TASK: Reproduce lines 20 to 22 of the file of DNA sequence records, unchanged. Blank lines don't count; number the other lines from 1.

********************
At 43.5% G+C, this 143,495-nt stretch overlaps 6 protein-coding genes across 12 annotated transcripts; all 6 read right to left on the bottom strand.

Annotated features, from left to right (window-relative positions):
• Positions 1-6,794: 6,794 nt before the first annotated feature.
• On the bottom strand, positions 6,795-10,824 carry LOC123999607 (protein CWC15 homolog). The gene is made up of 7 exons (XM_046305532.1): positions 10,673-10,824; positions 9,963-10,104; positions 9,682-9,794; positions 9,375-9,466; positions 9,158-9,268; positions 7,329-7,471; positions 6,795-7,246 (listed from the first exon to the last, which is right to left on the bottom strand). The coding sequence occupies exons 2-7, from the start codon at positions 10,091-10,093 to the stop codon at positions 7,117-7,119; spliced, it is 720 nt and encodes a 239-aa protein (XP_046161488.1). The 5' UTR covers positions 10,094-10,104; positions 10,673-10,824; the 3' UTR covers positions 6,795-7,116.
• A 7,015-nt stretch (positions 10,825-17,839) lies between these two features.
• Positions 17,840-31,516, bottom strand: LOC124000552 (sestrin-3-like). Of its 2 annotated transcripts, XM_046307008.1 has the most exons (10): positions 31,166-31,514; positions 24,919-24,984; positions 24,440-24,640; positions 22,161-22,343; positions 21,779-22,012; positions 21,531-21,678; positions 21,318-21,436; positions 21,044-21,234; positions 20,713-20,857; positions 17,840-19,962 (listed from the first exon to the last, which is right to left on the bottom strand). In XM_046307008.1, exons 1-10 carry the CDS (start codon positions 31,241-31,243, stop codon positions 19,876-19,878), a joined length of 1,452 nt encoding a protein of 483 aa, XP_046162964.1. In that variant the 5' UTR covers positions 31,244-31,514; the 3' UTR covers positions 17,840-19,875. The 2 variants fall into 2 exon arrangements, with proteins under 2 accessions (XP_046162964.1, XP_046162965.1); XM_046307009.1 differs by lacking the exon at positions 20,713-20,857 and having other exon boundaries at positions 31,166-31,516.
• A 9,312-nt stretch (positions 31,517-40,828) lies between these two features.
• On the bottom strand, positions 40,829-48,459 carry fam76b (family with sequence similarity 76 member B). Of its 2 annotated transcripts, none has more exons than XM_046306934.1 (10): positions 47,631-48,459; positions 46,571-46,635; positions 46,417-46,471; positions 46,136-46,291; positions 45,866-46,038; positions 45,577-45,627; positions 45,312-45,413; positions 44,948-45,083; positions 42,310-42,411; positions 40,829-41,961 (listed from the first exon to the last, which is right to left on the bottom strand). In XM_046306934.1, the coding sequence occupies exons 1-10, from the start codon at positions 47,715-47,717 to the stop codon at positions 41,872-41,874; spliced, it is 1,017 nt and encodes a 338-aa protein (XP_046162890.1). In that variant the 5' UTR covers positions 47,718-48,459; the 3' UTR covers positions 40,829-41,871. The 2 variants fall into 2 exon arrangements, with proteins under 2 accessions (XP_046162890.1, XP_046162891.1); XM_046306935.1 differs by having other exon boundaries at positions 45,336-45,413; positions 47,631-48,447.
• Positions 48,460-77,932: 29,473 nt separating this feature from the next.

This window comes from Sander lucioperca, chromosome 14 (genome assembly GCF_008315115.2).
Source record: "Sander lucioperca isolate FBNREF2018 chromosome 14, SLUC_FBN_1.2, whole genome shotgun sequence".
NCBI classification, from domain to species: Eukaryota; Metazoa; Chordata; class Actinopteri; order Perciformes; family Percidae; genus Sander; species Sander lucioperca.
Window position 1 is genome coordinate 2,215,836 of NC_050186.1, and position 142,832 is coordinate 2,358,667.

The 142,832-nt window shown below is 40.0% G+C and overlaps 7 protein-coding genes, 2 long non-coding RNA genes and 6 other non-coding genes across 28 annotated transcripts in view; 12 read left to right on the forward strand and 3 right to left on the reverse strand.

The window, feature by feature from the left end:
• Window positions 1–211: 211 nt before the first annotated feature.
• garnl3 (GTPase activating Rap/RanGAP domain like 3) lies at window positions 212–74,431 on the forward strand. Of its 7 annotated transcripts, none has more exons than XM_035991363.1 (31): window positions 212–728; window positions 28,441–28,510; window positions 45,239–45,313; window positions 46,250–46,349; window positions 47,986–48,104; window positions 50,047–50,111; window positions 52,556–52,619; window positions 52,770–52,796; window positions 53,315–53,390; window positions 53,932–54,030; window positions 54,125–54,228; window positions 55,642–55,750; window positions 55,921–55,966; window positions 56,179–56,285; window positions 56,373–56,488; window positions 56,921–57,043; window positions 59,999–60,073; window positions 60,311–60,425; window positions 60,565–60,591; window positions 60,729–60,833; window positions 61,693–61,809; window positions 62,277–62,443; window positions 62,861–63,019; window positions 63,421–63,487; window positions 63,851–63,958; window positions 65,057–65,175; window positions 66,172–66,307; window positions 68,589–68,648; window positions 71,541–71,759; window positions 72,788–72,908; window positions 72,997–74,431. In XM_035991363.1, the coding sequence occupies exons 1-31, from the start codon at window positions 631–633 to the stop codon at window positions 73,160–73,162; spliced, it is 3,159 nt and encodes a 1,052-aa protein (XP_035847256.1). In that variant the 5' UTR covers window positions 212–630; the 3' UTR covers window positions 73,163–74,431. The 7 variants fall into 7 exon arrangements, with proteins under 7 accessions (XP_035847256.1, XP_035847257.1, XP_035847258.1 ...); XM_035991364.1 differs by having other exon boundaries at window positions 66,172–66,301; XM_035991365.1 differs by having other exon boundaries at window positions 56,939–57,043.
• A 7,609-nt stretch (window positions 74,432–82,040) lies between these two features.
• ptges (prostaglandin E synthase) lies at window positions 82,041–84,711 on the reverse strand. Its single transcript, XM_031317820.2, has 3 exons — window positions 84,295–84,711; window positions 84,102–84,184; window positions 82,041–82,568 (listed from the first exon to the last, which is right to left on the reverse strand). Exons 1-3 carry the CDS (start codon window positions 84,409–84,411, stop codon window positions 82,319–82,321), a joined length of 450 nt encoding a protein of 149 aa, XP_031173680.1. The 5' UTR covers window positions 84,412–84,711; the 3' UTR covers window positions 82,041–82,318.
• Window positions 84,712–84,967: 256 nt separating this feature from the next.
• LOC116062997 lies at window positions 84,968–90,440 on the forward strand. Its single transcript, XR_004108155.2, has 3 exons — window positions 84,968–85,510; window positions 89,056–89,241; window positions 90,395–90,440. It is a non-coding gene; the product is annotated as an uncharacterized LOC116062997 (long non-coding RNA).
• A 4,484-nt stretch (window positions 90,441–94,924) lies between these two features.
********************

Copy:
• Window positions 84,712–84,967: 256 nt separating this feature from the next.
• LOC116062997 lies at window positions 84,968–90,440 on the forward strand. Its single transcript, XR_004108155.2, has 3 exons — window positions 84,968–85,510; window positions 89,056–89,241; window positions 90,395–90,440. It is a non-coding gene; the product is annotated as an uncharacterized LOC116062997 (long non-coding RNA).
• A 4,484-nt stretch (window positions 90,441–94,924) lies between these two features.